Thursday, January 5, 2012

Parenthesizing Proust

We talked last night about the difficulty of reading Proust, particularly his long sentences. The longest sentence in Recherche is supposed to occur in the middle of Proust's essay on "inversion." But it's merely eight semi-colons in search of a period. Proust becomes daunting when he inserts one thought within another thought within another: parenthesis, em-dash, colon etc. I challenge anyone to read and understand the following on the first trial through. (Background: Bloch has introduced Marcel to the easy women in brothels.)

So that if I owed to Bloch—for his “good tidings” that happiness and the enjoyment of beauty were not inaccessible things that we have made a meaningless sacrifice in renouncing forever—a debt of gratitude of the same kind as that we owe to an optimistic physician or philosopher who has given us reason to hope for longevity in this world and not to be entirely cut off from it when we shall have passed into another, the houses of assignation which I frequented some years later—by furnishing me with samples of happiness, by allowing me to add to the beauty of women that element which we are powerless to invent, which is someting more than a mere summary of former beauties, that present indeed divine, the only one the that we cannot bestow upon ourselves, before which all the logical creations of our intellect pale, and which we can seek from reality alone: an individual charm—deserved to be ranked by me with those other benefactors more recent in origin but of comparably utility (before finding which we used to imagine without any warmth the seductive charms of Mantegna, of Wagner, of Siena, by studying other painters, hearing of other composers, visiting other cities): namely illustrated editions of the Old Masters, symphony concerts, and guidebooks to historic towns.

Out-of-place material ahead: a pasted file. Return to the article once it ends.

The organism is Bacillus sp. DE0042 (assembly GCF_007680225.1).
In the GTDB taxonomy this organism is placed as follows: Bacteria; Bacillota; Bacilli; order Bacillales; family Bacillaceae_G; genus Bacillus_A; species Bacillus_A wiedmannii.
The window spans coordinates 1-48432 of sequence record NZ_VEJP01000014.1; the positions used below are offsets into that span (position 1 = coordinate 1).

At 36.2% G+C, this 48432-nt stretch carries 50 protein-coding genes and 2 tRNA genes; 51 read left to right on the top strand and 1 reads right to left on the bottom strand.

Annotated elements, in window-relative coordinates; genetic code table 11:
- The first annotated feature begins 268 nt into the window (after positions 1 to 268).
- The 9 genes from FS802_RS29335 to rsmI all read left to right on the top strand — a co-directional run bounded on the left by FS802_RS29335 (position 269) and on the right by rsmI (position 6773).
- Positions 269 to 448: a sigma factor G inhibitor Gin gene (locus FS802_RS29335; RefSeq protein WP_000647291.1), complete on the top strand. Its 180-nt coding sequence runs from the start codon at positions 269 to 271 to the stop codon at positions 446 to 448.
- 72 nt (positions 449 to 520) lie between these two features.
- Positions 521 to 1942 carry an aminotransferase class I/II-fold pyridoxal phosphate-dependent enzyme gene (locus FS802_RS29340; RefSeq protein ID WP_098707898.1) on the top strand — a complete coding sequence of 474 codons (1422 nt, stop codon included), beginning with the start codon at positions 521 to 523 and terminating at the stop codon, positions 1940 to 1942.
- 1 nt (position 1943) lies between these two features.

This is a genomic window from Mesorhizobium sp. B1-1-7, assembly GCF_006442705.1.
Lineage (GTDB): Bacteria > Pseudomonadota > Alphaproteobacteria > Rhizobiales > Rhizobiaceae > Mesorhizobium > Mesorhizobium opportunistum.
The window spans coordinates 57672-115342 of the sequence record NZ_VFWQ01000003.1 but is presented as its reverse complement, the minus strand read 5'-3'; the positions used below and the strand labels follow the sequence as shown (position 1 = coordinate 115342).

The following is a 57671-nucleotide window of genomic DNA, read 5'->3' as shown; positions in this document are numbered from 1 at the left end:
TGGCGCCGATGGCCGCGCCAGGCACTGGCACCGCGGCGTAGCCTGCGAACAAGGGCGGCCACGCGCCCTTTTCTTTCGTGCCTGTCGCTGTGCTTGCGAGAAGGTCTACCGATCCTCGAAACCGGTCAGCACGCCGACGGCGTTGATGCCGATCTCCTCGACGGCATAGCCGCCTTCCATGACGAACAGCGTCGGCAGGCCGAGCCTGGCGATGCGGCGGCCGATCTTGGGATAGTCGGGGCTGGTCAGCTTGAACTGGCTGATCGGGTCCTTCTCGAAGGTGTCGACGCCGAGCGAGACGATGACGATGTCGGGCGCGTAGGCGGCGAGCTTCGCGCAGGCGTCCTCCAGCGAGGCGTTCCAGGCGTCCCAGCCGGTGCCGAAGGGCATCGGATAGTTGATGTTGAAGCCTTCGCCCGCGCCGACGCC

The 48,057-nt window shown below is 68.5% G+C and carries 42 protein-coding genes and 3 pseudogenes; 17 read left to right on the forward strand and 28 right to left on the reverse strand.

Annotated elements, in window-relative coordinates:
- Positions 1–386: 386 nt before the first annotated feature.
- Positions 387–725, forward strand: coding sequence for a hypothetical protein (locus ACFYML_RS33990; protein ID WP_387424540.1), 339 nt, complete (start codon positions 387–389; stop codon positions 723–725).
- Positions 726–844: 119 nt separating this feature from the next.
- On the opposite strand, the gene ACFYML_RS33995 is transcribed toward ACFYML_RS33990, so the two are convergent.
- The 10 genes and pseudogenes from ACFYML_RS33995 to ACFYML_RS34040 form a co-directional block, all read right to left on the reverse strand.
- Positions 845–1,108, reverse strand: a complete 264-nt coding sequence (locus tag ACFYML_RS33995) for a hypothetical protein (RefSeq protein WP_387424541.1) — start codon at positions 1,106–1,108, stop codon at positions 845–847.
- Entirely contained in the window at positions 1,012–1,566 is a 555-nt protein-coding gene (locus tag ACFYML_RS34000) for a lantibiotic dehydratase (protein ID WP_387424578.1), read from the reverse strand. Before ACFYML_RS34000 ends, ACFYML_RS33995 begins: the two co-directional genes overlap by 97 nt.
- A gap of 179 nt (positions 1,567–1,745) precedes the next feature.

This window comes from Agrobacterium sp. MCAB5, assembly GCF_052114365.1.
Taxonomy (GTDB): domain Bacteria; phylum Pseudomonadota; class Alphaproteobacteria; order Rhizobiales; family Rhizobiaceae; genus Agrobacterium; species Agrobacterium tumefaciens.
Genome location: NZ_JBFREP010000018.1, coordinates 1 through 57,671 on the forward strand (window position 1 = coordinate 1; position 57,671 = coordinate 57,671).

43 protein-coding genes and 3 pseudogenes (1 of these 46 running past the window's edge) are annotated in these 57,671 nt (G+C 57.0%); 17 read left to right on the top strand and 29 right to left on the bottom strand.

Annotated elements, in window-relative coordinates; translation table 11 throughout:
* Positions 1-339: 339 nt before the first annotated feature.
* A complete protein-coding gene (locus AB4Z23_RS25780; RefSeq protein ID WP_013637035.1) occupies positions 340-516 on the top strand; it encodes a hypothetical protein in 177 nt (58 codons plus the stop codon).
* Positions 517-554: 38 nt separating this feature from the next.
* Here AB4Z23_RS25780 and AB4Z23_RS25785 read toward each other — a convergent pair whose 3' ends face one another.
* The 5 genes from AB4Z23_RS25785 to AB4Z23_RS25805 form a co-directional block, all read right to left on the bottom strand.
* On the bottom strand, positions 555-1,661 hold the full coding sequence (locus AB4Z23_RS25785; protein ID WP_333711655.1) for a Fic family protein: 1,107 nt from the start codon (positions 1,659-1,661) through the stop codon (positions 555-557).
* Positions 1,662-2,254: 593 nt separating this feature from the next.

This Moncrieff-Kilmartin-Enright translation occurs in "Madam Swann at Home," the first part of Within a Budding Grove (specifically the "Revelations about love" rubric from the Synopsis). Even after having made sense of this—after performing the kind of segmentation-anaysis one is sometimes in need of with Cicero—I doubt I could read it aloud and have anyone understand it … which constitutes a pretty far mark in the lands of unreadability!

1 comment:

Tim said...

I did once know somebody who claimed to have no trouble reading Proust. I asked him how he managed the long "parenthetical" sentences and he said, "Oh, when I see one parenthesis [ i.e. "(" ] I skip to the next [ ")" ] and just keep on reading … sometimes never looking back."